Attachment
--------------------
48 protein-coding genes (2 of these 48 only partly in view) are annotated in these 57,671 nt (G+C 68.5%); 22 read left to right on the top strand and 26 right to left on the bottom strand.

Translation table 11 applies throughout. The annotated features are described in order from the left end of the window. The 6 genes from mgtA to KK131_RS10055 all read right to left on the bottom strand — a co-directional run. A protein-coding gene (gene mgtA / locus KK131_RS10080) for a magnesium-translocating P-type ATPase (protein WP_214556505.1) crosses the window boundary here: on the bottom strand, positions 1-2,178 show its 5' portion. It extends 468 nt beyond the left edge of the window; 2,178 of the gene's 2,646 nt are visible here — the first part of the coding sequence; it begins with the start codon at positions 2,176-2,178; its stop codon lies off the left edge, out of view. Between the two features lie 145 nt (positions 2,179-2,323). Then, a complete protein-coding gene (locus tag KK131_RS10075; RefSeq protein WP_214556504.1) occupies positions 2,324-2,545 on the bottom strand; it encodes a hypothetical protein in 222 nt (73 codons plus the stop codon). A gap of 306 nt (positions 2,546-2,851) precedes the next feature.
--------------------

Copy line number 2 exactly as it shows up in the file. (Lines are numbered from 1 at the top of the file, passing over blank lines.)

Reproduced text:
Translation table 11 applies throughout. The annotated features are described in order from the left end of the window. The 6 genes from mgtA to KK131_RS10055 all read right to left on the bottom strand — a co-directional run. A protein-coding gene (gene mgtA / locus KK131_RS10080) for a magnesium-translocating P-type ATPase (protein WP_214556505.1) crosses the window boundary here: on the bottom strand, positions 1-2,178 show its 5' portion. It extends 468 nt beyond the left edge of the window; 2,178 of the gene's 2,646 nt are visible here — the first part of the coding sequence; it begins with the start codon at positions 2,176-2,178; its stop codon lies off the left edge, out of view. Between the two features lie 145 nt (positions 2,179-2,323). Then, a complete protein-coding gene (locus tag KK131_RS10075; RefSeq protein WP_214556504.1) occupies positions 2,324-2,545 on the bottom strand; it encodes a hypothetical protein in 222 nt (73 codons plus the stop codon). A gap of 306 nt (positions 2,546-2,851) precedes the next feature.